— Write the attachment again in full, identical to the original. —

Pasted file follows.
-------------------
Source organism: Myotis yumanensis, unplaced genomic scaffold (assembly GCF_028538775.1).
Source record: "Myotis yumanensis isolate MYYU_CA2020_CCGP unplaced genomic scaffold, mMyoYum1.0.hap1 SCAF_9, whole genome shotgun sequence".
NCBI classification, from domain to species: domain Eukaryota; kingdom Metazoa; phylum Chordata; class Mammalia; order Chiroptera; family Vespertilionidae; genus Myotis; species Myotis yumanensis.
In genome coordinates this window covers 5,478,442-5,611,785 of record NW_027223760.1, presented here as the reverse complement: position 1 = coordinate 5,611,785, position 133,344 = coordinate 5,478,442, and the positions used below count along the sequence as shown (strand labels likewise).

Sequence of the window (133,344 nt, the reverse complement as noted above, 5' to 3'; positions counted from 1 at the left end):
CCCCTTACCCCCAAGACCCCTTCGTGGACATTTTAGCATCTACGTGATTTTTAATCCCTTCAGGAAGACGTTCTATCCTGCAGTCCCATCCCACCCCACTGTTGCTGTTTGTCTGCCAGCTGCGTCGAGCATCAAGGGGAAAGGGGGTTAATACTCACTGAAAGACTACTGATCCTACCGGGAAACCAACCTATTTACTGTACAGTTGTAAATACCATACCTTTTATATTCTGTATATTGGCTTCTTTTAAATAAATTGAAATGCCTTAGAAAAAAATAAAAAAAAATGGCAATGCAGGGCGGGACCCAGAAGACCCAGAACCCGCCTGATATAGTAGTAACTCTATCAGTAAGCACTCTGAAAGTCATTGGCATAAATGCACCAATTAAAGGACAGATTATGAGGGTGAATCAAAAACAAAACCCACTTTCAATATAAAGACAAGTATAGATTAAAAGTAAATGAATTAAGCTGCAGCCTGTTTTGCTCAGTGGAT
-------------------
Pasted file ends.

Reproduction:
Source organism: Myotis yumanensis, unplaced genomic scaffold (assembly GCF_028538775.1).
Source record: "Myotis yumanensis isolate MYYU_CA2020_CCGP unplaced genomic scaffold, mMyoYum1.0.hap1 SCAF_9, whole genome shotgun sequence".
NCBI classification, from domain to species: domain Eukaryota; kingdom Metazoa; phylum Chordata; class Mammalia; order Chiroptera; family Vespertilionidae; genus Myotis; species Myotis yumanensis.
In genome coordinates this window covers 5,478,442-5,611,785 of record NW_027223760.1, presented here as the reverse complement: position 1 = coordinate 5,611,785, position 133,344 = coordinate 5,478,442, and the positions used below count along the sequence as shown (strand labels likewise).

Sequence of the window (133,344 nt, the reverse complement as noted above, 5' to 3'; positions counted from 1 at the left end):
CCCCTTACCCCCAAGACCCCTTCGTGGACATTTTAGCATCTACGTGATTTTTAATCCCTTCAGGAAGACGTTCTATCCTGCAGTCCCATCCCACCCCACTGTTGCTGTTTGTCTGCCAGCTGCGTCGAGCATCAAGGGGAAAGGGGGTTAATACTCACTGAAAGACTACTGATCCTACCGGGAAACCAACCTATTTACTGTACAGTTGTAAATACCATACCTTTTATATTCTGTATATTGGCTTCTTTTAAATAAATTGAAATGCCTTAGAAAAAAATAAAAAAAAATGGCAATGCAGGGCGGGACCCAGAAGACCCAGAACCCGCCTGATATAGTAGTAACTCTATCAGTAAGCACTCTGAAAGTCATTGGCATAAATGCACCAATTAAAGGACAGATTATGAGGGTGAATCAAAAACAAAACCCACTTTCAATATAAAGACAAGTATAGATTAAAAGTAAATGAATTAAGCTGCAGCCTGTTTTGCTCAGTGGAT